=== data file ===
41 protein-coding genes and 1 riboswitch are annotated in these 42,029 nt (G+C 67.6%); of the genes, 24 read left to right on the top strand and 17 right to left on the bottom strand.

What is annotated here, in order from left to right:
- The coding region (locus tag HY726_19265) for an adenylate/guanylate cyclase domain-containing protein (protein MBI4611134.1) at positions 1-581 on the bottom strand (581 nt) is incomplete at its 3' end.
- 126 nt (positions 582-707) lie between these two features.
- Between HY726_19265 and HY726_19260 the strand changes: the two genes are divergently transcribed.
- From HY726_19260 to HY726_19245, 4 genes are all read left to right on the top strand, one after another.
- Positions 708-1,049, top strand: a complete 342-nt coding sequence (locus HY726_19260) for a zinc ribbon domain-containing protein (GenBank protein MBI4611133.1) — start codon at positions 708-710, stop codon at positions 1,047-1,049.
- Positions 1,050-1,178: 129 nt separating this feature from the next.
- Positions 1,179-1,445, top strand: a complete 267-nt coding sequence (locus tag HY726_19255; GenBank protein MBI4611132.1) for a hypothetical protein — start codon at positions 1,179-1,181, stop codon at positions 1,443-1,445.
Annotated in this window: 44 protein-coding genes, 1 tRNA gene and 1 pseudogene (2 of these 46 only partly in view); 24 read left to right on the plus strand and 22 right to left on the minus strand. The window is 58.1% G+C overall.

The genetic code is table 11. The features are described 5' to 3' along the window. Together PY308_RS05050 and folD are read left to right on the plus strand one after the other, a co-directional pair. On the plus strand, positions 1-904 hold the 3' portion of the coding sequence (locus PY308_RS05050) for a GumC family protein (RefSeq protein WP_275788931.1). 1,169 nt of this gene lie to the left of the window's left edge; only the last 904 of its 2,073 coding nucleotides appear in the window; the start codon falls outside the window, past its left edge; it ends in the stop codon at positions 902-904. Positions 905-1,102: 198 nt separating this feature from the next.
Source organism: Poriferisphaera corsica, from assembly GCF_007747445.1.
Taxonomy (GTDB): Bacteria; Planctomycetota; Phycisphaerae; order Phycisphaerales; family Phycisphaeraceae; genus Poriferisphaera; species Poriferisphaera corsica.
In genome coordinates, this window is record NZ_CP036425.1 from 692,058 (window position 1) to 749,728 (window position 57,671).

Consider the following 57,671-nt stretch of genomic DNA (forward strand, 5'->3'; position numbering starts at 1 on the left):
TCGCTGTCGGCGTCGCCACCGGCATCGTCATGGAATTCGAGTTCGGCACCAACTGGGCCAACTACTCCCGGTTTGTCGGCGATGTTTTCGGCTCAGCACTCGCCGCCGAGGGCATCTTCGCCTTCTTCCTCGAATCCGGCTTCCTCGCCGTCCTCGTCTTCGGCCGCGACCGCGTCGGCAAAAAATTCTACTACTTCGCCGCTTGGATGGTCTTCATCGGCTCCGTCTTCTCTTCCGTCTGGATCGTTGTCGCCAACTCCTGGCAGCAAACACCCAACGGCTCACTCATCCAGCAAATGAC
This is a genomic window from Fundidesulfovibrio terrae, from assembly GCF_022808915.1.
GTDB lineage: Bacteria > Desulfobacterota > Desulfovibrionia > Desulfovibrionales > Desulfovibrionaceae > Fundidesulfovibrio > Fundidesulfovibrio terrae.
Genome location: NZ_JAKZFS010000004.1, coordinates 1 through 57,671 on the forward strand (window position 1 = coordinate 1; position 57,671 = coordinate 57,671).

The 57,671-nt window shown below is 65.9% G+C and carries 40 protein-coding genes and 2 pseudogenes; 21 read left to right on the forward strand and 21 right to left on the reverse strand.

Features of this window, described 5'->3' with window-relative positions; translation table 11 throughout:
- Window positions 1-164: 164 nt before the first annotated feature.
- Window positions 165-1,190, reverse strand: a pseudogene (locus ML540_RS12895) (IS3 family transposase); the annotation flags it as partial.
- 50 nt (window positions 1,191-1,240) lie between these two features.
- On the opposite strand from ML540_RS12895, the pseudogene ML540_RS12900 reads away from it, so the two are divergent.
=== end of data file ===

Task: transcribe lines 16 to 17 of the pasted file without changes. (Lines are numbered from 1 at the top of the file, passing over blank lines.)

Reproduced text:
TCGCTGTCGGCGTCGCCACCGGCATCGTCATGGAATTCGAGTTCGGCACCAACTGGGCCAACTACTCCCGGTTTGTCGGCGATGTTTTCGGCTCAGCACTCGCCGCCGAGGGCATCTTCGCCTTCTTCCTCGAATCCGGCTTCCTCGCCGTCCTCGTCTTCGGCCGCGACCGCGTCGGCAAAAAATTCTACTACTTCGCCGCTTGGATGGTCTTCATCGGCTCCGTCTTCTCTTCCGTCTGGATCGTTGTCGCCAACTCCTGGCAGCAAACACCCAACGGCTCACTCATCCAGCAAATGAC
This is a genomic window from Fundidesulfovibrio terrae, from assembly GCF_022808915.1.